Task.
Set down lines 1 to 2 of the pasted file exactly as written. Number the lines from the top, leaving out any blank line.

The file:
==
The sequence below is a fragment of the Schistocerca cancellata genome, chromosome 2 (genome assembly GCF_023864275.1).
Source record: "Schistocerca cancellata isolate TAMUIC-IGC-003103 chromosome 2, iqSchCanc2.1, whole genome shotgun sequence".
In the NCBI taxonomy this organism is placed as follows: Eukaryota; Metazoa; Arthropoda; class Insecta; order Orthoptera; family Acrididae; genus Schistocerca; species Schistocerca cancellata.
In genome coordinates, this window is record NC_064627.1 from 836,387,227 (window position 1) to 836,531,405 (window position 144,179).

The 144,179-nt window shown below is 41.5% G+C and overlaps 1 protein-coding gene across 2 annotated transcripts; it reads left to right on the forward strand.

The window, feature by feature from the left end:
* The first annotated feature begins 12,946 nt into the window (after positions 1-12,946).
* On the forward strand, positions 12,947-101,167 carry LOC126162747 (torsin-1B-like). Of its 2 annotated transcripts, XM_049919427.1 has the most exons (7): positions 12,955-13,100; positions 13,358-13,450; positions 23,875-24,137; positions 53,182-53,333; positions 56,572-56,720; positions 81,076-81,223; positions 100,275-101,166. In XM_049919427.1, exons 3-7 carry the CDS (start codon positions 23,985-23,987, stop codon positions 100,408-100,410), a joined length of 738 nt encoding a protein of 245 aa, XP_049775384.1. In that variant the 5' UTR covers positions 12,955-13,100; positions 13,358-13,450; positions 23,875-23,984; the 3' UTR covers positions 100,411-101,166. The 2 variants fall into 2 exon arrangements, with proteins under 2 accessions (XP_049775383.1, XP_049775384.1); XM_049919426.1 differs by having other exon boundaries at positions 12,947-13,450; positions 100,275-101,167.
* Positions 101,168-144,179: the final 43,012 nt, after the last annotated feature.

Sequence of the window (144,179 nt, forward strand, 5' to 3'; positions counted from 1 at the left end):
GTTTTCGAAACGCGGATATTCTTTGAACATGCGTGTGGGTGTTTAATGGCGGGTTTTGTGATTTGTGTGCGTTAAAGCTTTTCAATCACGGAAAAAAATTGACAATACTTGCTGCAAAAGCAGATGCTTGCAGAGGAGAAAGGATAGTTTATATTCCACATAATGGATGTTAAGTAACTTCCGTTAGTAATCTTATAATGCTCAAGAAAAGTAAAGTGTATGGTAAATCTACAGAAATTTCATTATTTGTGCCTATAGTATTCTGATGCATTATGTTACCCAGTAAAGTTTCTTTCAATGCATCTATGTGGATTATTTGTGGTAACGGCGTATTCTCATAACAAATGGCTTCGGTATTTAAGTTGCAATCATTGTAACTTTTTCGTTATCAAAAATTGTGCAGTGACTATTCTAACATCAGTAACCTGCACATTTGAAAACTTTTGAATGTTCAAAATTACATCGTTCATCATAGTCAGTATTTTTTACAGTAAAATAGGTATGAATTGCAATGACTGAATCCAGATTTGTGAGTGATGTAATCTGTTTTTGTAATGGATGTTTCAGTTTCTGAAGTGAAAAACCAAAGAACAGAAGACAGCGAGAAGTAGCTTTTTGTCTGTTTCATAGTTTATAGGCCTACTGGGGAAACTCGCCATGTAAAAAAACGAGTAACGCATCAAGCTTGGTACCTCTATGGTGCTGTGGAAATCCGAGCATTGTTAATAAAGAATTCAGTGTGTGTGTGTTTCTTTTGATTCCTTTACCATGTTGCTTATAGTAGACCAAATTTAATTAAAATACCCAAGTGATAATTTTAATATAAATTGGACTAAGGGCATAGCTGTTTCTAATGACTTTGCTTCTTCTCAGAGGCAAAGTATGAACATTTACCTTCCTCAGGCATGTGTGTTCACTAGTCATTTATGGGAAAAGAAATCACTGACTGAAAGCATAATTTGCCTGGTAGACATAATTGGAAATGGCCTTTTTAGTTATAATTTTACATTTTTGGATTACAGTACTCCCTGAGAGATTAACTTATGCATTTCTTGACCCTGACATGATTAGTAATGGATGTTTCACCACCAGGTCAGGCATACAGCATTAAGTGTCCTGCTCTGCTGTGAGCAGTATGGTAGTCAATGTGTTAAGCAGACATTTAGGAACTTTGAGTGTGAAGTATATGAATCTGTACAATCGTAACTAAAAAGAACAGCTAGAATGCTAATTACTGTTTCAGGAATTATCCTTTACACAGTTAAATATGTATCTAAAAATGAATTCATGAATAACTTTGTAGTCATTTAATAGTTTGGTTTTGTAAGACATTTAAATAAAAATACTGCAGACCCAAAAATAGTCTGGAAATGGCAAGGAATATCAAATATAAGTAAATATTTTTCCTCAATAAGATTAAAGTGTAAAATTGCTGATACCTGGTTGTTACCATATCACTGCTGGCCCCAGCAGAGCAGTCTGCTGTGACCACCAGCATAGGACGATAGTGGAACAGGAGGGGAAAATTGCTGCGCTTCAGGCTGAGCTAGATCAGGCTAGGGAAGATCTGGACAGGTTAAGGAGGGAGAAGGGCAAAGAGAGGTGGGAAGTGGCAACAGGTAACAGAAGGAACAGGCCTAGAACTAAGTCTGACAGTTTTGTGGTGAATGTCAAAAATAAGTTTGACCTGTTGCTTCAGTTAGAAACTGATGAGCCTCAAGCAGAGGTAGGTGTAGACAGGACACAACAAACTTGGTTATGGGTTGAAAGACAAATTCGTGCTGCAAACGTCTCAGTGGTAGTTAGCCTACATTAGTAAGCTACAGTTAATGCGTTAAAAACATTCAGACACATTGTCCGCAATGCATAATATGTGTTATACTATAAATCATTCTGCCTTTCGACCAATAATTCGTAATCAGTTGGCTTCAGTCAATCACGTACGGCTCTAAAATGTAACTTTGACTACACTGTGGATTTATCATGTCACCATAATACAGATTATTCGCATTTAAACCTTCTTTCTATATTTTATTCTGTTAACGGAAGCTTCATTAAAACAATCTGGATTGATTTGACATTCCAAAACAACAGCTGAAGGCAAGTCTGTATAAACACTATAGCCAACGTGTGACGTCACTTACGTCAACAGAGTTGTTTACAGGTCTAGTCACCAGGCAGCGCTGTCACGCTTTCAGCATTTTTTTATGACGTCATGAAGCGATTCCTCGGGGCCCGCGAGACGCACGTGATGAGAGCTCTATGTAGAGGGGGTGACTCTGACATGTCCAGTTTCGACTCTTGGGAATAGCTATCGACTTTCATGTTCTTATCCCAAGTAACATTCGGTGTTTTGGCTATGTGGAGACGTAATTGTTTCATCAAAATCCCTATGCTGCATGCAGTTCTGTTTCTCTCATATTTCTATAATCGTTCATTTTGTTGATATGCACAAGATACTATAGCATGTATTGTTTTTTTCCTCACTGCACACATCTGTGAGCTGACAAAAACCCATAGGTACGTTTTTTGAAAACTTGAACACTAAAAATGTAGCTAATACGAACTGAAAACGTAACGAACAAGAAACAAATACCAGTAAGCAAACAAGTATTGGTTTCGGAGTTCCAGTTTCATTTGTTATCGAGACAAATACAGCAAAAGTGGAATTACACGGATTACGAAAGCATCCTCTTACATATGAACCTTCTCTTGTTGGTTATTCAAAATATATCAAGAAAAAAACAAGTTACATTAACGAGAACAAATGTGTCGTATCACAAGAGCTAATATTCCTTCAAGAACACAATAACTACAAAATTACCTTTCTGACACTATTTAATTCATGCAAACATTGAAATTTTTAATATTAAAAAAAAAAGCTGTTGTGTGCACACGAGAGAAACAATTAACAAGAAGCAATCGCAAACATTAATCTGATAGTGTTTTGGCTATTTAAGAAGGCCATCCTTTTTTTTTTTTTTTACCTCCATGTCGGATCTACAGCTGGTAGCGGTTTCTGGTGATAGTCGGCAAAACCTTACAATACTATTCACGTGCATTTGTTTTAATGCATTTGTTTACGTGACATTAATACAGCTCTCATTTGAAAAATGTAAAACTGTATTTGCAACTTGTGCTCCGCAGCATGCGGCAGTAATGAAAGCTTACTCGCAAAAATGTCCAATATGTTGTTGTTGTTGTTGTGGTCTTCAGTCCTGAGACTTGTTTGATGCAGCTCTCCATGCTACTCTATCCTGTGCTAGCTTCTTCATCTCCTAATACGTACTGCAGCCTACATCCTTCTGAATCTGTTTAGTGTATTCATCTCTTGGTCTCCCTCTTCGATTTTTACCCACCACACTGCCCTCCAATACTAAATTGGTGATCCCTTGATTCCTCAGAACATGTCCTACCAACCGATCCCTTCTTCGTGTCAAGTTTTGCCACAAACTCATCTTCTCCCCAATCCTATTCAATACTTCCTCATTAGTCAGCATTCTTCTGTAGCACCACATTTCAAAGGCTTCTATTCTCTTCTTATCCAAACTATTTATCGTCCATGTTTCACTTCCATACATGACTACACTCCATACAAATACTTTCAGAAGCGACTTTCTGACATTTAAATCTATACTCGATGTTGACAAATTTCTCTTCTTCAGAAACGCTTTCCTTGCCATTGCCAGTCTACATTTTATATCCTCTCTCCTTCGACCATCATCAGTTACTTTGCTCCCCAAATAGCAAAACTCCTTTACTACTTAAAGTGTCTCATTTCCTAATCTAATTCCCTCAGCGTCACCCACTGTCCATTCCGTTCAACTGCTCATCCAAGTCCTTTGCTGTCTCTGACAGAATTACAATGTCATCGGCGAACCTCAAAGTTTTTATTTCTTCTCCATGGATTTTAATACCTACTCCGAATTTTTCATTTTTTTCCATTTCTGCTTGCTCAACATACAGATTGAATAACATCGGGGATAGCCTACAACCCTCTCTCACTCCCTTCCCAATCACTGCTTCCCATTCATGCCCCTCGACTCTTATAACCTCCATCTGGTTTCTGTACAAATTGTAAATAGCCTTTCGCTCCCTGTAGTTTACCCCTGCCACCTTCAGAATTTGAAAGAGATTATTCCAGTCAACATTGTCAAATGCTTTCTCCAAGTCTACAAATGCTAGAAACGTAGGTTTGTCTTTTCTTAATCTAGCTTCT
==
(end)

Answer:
The sequence below is a fragment of the Schistocerca cancellata genome, chromosome 2 (genome assembly GCF_023864275.1).
Source record: "Schistocerca cancellata isolate TAMUIC-IGC-003103 chromosome 2, iqSchCanc2.1, whole genome shotgun sequence".